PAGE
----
Today in Denmark: A roundup of the news on Thursday

Prime Minister Mette Frederiksen arrives for parliament's opening debate on Thursday.
Prime Minister Mette Frederiksen arrives for parliament's opening debate on Thursday. Photo: Martin Sylvest/Ritzau Scanpix
Find out what's going on in Denmark today with The Local's short roundup of the news in less than five minutes.

Evacuated women and children from Syria arrive in Denmark 

Fourteen children and their three Danish mothers have arrived in Denmark after being repatriated by the government from a detention camp for former Isis militants and sympathisers in Syria.

The women and children, who have been waiting for months to leave the camps after the government agreed to repatriate them earlier this year, are now in Denmark after leaving the al-Roj camp yesterday, broadcaster DR reports.

According to DR, which previously reported that the three mothers were secretly charged by the government on terrorism laws during the summer, the women are now in police custody and are expected to appear for preliminary hearings today.

First debate in parliament

 The first debate of the new political session takes place today, after the traditional reopening of parliament earlier in the week.

Each party will be given the opportunity to speak during the debate. Individual lawmakers can then request time to speak before Prime Minister Mette Frederiksen is given the opportunity to take the platform.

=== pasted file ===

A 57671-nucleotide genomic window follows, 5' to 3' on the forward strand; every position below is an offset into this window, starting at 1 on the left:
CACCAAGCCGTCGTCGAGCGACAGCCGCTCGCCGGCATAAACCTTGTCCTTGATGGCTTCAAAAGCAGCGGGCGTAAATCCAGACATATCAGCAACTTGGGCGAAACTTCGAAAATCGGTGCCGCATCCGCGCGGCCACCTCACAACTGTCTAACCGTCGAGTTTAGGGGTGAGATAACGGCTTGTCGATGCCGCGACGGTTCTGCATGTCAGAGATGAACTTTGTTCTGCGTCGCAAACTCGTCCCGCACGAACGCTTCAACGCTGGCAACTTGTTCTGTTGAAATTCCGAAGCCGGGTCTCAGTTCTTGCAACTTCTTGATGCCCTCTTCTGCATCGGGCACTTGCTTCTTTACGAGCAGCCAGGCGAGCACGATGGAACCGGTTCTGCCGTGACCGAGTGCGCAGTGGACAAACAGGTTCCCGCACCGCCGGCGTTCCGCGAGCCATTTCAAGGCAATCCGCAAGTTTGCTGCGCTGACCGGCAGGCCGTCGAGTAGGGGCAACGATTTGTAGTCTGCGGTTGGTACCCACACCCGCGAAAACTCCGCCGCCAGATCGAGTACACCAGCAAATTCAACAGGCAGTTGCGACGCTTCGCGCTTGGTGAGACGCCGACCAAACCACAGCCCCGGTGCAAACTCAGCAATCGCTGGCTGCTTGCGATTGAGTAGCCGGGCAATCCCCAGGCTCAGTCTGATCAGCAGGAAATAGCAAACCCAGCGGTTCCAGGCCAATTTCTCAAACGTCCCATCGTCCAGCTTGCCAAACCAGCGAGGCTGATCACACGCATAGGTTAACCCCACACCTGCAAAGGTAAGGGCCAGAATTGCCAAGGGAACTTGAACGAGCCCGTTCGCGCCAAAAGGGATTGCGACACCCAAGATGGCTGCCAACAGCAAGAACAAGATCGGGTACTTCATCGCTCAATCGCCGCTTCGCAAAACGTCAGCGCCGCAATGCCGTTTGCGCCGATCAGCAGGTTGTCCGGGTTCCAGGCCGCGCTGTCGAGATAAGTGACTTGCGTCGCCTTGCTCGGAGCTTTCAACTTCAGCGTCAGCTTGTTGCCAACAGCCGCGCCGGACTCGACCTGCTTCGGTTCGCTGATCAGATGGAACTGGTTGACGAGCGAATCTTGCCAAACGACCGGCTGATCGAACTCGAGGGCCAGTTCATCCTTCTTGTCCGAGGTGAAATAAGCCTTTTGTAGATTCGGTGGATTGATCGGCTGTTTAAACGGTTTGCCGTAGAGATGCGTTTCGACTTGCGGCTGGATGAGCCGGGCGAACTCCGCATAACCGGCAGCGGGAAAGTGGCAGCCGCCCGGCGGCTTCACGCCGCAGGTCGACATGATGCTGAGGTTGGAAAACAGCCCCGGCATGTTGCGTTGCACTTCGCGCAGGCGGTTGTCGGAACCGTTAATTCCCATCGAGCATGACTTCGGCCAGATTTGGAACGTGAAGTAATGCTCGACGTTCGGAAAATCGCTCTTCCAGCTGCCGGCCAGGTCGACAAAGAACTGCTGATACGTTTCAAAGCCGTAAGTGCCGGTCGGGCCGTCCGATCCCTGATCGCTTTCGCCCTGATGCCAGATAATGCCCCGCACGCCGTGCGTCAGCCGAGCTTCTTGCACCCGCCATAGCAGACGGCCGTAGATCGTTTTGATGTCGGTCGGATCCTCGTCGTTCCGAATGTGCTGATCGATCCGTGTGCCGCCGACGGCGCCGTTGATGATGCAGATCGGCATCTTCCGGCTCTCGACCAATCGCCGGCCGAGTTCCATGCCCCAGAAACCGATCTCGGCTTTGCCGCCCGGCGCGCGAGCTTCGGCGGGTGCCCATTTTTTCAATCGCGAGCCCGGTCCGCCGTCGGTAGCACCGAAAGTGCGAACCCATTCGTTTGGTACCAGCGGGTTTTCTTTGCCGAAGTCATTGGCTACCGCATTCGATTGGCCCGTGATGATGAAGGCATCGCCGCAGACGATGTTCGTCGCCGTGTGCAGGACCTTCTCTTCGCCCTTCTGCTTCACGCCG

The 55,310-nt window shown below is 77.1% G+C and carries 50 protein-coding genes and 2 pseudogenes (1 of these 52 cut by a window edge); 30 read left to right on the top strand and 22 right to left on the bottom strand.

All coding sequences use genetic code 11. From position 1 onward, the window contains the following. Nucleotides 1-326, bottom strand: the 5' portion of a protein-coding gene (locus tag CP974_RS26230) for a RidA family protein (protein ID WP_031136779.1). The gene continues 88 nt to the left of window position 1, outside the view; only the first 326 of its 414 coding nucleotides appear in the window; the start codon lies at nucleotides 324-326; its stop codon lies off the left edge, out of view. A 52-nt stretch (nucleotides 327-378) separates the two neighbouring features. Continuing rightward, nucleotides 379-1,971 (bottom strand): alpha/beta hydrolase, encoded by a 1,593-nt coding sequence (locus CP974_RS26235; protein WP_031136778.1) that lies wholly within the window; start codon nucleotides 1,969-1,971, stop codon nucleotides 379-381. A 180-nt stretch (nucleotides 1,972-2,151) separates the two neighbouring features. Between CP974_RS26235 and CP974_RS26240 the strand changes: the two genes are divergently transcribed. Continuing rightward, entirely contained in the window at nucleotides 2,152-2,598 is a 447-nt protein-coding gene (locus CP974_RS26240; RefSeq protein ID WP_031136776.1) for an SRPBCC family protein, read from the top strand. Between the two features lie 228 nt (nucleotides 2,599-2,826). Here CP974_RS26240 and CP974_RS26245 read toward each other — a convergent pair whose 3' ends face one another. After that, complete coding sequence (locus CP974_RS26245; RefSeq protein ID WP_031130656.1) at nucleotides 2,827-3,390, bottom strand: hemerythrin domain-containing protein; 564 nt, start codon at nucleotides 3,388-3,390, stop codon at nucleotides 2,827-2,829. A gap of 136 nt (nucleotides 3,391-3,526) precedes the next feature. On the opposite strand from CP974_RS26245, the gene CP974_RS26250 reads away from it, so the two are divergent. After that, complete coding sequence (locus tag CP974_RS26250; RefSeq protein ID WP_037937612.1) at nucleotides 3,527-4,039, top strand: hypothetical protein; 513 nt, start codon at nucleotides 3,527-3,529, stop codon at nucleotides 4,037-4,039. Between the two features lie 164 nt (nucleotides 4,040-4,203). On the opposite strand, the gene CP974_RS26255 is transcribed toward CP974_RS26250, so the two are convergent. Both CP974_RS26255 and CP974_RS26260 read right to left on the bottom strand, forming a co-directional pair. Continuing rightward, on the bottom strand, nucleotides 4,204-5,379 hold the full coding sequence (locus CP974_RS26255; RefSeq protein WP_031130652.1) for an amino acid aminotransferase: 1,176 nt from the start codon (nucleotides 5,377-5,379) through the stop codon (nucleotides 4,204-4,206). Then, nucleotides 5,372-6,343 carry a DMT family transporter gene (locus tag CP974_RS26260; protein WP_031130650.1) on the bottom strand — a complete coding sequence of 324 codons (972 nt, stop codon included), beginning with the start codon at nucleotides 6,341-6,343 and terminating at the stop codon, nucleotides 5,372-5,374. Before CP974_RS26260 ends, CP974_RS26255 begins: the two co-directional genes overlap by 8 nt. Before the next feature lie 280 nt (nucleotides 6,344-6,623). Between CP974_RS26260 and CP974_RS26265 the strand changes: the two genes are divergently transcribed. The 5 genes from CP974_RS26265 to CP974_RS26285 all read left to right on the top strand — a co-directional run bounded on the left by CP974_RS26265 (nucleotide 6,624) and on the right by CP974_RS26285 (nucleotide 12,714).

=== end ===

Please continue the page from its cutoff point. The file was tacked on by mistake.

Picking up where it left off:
The opening debate often stretches out well into the evening.

Mink commission to begin hearings 

An official inquiry into her government’s decision to cull all farmed mink in Denmark, officially named granskningskommissionen, begins today.

The mink inquiry is related to the government’s decision last November to cull millions of minks at breeding farms across the country, after a concerning variant of Covid-19 was discovered in the animals.

Prime Minister Mette Frederiksen is scheduled to speak to the commission in December.

The inquiry differs from the established form of investigation, termed undersøgelseskommision in that it is further-reaching – for example, by being able to summon witnesses for interview, rather than relying on legal reports or written accounts.

READ ALSO: Danish PM Frederiksen to be questioned over Covid-19 mink culls

New labour agreement could make it (slightly) easier for foreign workers to find a job in Denmark 

Proposed new rules affecting employment were announced yesterday following an agreement between the government and labour organisations.

The agreement, which focuses on several areas of the labour market, aims to ease the lack of labour currently prevalent in the country, in part by assisting companies in employing workers from other parts of Europe and taking measures to smooth the way into jobs for international students.

But the proposed new rules, which would have to be passed by parliament, have been called “limited” by critics who are concerned they do not go far enough to resolve Denmark’s labour shortage.

We have detail of what’s in the agreement in this article.

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